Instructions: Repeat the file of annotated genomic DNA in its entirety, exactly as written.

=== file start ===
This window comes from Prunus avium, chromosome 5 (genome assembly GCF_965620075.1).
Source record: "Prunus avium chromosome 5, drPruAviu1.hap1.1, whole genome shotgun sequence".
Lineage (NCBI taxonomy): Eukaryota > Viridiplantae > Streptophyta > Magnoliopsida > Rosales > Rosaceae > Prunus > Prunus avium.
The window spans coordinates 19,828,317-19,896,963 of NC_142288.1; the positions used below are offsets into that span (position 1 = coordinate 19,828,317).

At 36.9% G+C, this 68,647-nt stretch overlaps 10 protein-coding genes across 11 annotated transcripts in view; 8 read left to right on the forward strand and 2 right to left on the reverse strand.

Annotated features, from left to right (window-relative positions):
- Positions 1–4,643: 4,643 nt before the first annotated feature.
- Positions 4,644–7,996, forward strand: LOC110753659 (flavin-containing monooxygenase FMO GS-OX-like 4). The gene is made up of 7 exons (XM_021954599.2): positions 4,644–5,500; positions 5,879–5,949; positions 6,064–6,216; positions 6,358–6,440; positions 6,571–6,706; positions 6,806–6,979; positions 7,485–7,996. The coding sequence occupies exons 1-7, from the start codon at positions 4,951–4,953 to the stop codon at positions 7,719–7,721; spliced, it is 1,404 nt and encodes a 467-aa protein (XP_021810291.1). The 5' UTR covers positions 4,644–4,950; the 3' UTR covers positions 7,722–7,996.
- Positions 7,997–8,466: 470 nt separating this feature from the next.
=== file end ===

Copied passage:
This window comes from Prunus avium, chromosome 5 (genome assembly GCF_965620075.1).
Source record: "Prunus avium chromosome 5, drPruAviu1.hap1.1, whole genome shotgun sequence".
Lineage (NCBI taxonomy): Eukaryota > Viridiplantae > Streptophyta > Magnoliopsida > Rosales > Rosaceae > Prunus > Prunus avium.
The window spans coordinates 19,828,317-19,896,963 of NC_142288.1; the positions used below are offsets into that span (position 1 = coordinate 19,828,317).

At 36.9% G+C, this 68,647-nt stretch overlaps 10 protein-coding genes across 11 annotated transcripts in view; 8 read left to right on the forward strand and 2 right to left on the reverse strand.

Annotated features, from left to right (window-relative positions):
- Positions 1–4,643: 4,643 nt before the first annotated feature.
- Positions 4,644–7,996, forward strand: LOC110753659 (flavin-containing monooxygenase FMO GS-OX-like 4). The gene is made up of 7 exons (XM_021954599.2): positions 4,644–5,500; positions 5,879–5,949; positions 6,064–6,216; positions 6,358–6,440; positions 6,571–6,706; positions 6,806–6,979; positions 7,485–7,996. The coding sequence occupies exons 1-7, from the start codon at positions 4,951–4,953 to the stop codon at positions 7,719–7,721; spliced, it is 1,404 nt and encodes a 467-aa protein (XP_021810291.1). The 5' UTR covers positions 4,644–4,950; the 3' UTR covers positions 7,722–7,996.
- Positions 7,997–8,466: 470 nt separating this feature from the next.